Something I think non-Americans must marvel at is the sheer length of the US presidential election. Today marks the end of a grueling two years (almost) of campaigning, debating, speechifying, demonizing, and obfuscating (if not sometimes outright lying) by a whole host of political characters. And some were real characters. (Herman Cain, where are you today?)
No doubt like many others, I feel exhausted just watching the election unfold over the past twenty months or so. I can’t imagine how exhausted Barack Obama and Mitt Romney must feel, here on the home stretch. I also honestly can’t imagine why they would want to put themselves through it all.
In the latest polls, Obama and Romney are running neck-and-neck (you can never overplay horse-race analogies when it comes to elections). They are both showing 49% support nationwide, though Obama seems to be ahead in the only state that really matters, Ohio.
This morning I watched as the first actual votes were counted on live TV in tiny Dixville Notch, New Hampshire – five votes each for Obama and Romney. For the overall results, I’ll have to wait until after the polls start closing at two A.M. Finnish time. I don’t expect to sleep a lot tonight.
To some it might seem that this election has been badly overhyped, portrayed as an epic battle to decide the very future of America. At least the campaigns are happy to put it into such stark terms. As a casual observer, I would have to say: yes and no. Or maybe.
It’s certainly the bitterest election of my lifetime. That’s a judgment call, of course. The 60s were a particularly politically divisive time, to be sure. But I was a kid then, and there was no talk radio and Internet to give a national forum to every “low information” citizen with a grievance, perceived or real, to pick at endlessly like a festering scab.
Since I don’t live in the States, and especially not in a swing state like Ohio or Colorado, I’m spared the onslaught of TV ads and robocalls flung at the voting public from both sides. Still, I’m feeling election fatigue just from all the political postings that fill my Facebook and Twitter feeds. To be fair, I’ve brought this on myself by choosing to follow certain tireless and prolific political sites. And I’ve posted my own share of unwanted and provocative status updates from time to time.
I’ve noticed that the political postings of many of my Georgia Facebook friends, who seem unanimously to support Romney, have slacked off in recent weeks. Maybe like me, they’re getting tired of it all. Or maybe they’ve become discouraged, as Romney has struggled to pull ahead of Obama. That’s my own spin, of course.
Or maybe they realize that since Romney will win Georgia anyway, and there’s no chance their postings will ever sway those elusive undecided voters in Ohio (the only voters who really count anyway), it’s pointless to publicly declare their strong disdain for Democrat Barack Obama. In Republican Georgia, that’s preaching to a choir that has long packed up and gone home.
It’s hard to ignore how poisonous the atmosphere has become. For example, a phone call a while back with someone in the States ended abruptly when our chat drifted to the rather staid topic of, wait for it, the Federal Reserve. Add “monetary policy” to the two topics that are traditionally too sensitive to be brought up in polite conversation – religion and politics.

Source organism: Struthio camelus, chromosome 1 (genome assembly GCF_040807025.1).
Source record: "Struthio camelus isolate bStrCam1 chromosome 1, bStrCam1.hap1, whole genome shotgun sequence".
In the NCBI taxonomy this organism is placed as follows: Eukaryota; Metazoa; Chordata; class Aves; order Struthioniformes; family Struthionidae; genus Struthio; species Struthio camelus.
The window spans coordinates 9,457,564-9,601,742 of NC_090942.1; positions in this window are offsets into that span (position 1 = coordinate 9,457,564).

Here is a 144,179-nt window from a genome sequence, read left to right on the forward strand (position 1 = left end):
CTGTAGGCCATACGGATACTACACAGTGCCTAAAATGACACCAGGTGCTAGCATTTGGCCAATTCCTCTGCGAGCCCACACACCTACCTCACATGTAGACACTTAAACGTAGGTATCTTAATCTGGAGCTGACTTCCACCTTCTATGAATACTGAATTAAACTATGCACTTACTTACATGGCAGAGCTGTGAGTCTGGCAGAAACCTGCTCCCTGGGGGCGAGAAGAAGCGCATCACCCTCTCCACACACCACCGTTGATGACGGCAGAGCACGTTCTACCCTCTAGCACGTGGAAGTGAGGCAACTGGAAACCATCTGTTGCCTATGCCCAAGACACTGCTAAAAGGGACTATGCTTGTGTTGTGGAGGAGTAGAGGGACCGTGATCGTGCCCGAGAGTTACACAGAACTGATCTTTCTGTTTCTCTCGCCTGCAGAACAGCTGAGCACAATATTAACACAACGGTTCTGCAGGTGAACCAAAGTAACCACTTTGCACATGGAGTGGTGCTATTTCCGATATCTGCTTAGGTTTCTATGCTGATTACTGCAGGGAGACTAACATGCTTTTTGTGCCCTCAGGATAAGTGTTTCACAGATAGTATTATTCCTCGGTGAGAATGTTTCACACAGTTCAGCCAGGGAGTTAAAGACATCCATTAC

Still, the atmosphere is surely nothing like that during the election of 1860, which resulted in half the United States deserting the other half, with the ensuing deaths of some 750,000 Americans. The US is not anywhere near that level of polarization, though some addled-minded blowhard somewhere is surely expecting another round of secession if Obama is reelected. I sure hope he doesn’t have access to guns (of course he has), or his own radio talk show (some have that, too).
Even many apparently sane conservatives are predicting dire consequents for the country if Obama wins. Obviously, I don’t agree. Likewise, some liberals see dark days ahead if Romney pulls out a victory. That’s based, of course, on Romney actually keeping half the promises he’s been forced to make trying to convince the Tea Party Republicans that he’s not, gasp, a moderate. There is still a chance that if he wins, he’ll ditch all that nonsense and govern like a reasonable person after all.
That’s the argument being made by David Frum in his recent endorsement of Mitt Romney. Frum, the George W. Bush speechwriter who so famously coined the phrase “Axis of Evil” in the propaganda campaign leading up to the US invasion of Iraq, is now considered a rare moderate voice in an increasingly extremist Republican Party. My, how times have changed.
One telling reason for Frum thinking Romney is the better choice is the fanaticism of his own party.
“The congressional Republicans have shown themselves a destructive and irrational force in American politics. But we won't reform the congressional GOP by re-electing President Obama. If anything, an Obama re-election will not only aggravate the extremism of the congressional GOP, but also empower them: an Obama re-election raises the odds in favor of big sixth-year sweep for the congressional GOP — and very possibly a seventh-year impeachment. A Romney election will at least discourage the congressional GOP from deliberately pushing the US into recession in 2013.” (Emphasis added.)
Wow. You could call this the “Mel Gibson ‘Lethal Weapon’” rationale, something like: “I’m way, way crazier than you are, dude, so you’d better do whatever the hell I say, or we’re both going down together.”
Call me old fashion, but given a choice, I always go with the least crazy bunch of folks. I only hope today that the good people of Ohio do the same.